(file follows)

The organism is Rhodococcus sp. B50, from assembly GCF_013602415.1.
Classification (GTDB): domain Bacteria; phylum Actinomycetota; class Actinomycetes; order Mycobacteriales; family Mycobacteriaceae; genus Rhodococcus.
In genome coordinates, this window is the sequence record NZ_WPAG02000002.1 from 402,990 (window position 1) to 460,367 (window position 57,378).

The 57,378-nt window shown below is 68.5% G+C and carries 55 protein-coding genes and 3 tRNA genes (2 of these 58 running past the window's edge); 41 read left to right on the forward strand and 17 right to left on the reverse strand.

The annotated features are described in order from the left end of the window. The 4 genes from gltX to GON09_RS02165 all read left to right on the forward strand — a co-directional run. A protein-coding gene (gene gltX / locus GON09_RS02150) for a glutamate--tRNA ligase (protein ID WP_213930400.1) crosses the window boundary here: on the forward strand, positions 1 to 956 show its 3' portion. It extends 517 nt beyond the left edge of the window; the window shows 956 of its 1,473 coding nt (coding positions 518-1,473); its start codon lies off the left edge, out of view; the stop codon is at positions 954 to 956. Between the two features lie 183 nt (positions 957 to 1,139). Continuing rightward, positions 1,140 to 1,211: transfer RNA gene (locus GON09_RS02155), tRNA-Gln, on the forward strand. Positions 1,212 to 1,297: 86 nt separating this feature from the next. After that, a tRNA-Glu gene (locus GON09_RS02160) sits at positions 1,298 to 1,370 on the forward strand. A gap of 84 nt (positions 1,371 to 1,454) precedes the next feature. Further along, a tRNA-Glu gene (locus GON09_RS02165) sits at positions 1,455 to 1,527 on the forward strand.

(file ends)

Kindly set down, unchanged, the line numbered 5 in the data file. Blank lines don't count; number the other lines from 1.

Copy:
The annotated features are described in order from the left end of the window. The 4 genes from gltX to GON09_RS02165 all read left to right on the forward strand — a co-directional run. A protein-coding gene (gene gltX / locus GON09_RS02150) for a glutamate--tRNA ligase (protein ID WP_213930400.1) crosses the window boundary here: on the forward strand, positions 1 to 956 show its 3' portion. It extends 517 nt beyond the left edge of the window; the window shows 956 of its 1,473 coding nt (coding positions 518-1,473); its start codon lies off the left edge, out of view; the stop codon is at positions 954 to 956. Between the two features lie 183 nt (positions 957 to 1,139). Continuing rightward, positions 1,140 to 1,211: transfer RNA gene (locus GON09_RS02155), tRNA-Gln, on the forward strand. Positions 1,212 to 1,297: 86 nt separating this feature from the next. After that, a tRNA-Glu gene (locus GON09_RS02160) sits at positions 1,298 to 1,370 on the forward strand. A gap of 84 nt (positions 1,371 to 1,454) precedes the next feature. Further along, a tRNA-Glu gene (locus GON09_RS02165) sits at positions 1,455 to 1,527 on the forward strand.